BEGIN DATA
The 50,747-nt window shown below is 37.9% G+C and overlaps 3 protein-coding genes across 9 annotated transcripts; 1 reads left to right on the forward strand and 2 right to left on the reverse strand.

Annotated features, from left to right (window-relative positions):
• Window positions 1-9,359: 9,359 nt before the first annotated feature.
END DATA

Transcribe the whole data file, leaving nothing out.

The 50,747-nt window shown below is 37.9% G+C and overlaps 3 protein-coding genes across 9 annotated transcripts; 1 reads left to right on the forward strand and 2 right to left on the reverse strand.

Annotated features, from left to right (window-relative positions):
• Window positions 1-9,359: 9,359 nt before the first annotated feature.